Bangalore: It started with a single modern coffee outlet (or a café) in 1996 when Café Coffee Day launched what it says was India’s first such outlet, on Brigade Road, here.
Some 490 cafés later, including two each in Austria and Pakistan, India’s largest chain recently got valued at Rs2,400 crore.
Deutsche Bank AG and Templeton Darby International took a 10% stake in the retail division of Amalgamated Bean Coffee Trading Co. Ltd, the parent company of Coffee Day, for $95 million (Rs377.15 crore). However, since Amalgamated’s retail division has debts, the enterprise value is around $600 million.
Coffee Day is now gearing up to expand in overseas markets and is planning to launch at least 50 outlets in Austria, Pakistan and eastern Europe in 2008.
“In India, a cup of coffee would cost you from Rs30 to Rs45. In Europe, it comes for €1.5-2 (Rs88-117),” says Simran Sablok, general manager, marketing.
The company expects to invest Rs1.2-1.3 crore in each overseas outlet. Setting up a café in India typically costs about Rs55-75 lakh. The overseas outlets are expected to become profitable in four months, Sablok added.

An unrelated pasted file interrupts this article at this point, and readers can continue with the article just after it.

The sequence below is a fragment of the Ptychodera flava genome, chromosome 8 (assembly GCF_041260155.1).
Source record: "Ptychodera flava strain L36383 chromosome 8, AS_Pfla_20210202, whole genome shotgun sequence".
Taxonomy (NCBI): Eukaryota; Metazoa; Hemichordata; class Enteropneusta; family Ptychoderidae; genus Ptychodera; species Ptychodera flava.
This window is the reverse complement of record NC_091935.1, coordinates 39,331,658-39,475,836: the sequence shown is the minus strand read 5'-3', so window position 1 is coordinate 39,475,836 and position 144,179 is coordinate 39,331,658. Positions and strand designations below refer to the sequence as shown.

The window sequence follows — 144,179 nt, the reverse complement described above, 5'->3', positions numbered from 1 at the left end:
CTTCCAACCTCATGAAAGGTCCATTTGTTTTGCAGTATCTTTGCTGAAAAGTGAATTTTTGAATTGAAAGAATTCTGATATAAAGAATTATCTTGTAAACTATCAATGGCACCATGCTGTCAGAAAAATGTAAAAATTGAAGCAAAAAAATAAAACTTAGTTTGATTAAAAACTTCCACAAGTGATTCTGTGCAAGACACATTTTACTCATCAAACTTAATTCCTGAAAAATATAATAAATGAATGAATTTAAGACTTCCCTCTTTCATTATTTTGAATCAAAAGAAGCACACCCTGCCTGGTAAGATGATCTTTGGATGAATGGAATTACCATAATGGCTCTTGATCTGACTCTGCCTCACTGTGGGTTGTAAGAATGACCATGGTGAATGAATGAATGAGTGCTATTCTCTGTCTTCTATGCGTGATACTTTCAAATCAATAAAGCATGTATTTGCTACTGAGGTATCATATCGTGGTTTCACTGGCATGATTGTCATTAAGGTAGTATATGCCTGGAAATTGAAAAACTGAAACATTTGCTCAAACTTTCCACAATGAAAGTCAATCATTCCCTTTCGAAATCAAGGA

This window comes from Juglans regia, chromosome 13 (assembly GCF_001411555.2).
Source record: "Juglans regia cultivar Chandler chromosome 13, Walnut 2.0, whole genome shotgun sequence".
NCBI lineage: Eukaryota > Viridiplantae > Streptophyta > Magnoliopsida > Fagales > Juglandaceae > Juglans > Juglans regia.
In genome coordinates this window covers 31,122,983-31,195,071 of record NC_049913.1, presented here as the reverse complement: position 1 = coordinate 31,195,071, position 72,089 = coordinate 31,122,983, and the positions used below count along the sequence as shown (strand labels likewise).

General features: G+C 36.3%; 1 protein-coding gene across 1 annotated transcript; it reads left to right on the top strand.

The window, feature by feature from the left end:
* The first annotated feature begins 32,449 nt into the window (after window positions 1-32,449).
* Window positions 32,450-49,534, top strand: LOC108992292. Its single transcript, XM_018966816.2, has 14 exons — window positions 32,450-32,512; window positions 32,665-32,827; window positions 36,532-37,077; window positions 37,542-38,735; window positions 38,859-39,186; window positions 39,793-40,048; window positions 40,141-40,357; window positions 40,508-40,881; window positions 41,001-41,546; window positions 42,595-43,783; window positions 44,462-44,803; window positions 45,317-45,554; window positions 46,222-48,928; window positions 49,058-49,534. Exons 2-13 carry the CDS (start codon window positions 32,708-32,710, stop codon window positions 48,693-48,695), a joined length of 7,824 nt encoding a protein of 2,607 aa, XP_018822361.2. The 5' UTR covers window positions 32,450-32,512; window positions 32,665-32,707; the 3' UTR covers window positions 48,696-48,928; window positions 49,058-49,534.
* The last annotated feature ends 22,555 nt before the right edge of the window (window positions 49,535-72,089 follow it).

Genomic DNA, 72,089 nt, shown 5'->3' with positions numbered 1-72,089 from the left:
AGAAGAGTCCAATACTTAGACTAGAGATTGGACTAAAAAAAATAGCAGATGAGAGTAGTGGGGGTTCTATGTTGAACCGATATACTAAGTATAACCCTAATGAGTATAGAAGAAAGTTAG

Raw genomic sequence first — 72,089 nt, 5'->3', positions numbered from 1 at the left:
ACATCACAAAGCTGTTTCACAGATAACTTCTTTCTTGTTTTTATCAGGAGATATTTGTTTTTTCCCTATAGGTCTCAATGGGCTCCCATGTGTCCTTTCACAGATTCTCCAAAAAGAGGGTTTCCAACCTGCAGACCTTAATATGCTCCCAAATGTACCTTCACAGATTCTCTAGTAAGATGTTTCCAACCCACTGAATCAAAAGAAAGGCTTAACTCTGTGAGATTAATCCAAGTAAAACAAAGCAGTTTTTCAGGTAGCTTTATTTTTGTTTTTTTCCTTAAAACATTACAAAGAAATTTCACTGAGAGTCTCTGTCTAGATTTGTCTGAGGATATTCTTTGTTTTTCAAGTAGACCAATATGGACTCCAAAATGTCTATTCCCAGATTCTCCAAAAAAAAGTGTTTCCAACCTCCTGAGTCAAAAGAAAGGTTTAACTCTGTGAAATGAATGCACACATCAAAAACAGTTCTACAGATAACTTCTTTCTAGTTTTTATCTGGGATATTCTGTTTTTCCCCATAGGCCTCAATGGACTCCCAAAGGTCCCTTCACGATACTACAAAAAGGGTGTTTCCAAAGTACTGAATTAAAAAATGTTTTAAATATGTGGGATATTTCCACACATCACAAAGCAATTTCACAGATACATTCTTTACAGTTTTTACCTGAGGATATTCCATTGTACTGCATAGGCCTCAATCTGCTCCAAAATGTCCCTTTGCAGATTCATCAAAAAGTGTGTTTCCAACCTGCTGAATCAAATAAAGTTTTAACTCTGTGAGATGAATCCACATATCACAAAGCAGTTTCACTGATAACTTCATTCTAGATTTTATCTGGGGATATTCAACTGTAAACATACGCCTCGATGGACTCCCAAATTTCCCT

Back in India, Coffee Day is slated to open its 500th cafe within two months and plans to have 1,000 cafés across India by 2009.
The expansion would be funded from the Rs380 crore-fund it raised recently by divesting the 10% stake. “We are not looking out to raise more money,” says Sablok.
Coffee consumption in India is expected to touch 90,000 tonnes this year, compared with 85,000 tonnes last year, according to aCoffee Board official. India’s domestic branded and unbranded coffee market is worth Rs700 crore and isexpect to rise by 10% to15% year-on-year for the next five years, says Coffee Day’s Sablok.
Barista is the second biggest café chain in India with 175 outlets. The other players include Café Brio, Costa Coffee, Café World and Breads N’ More.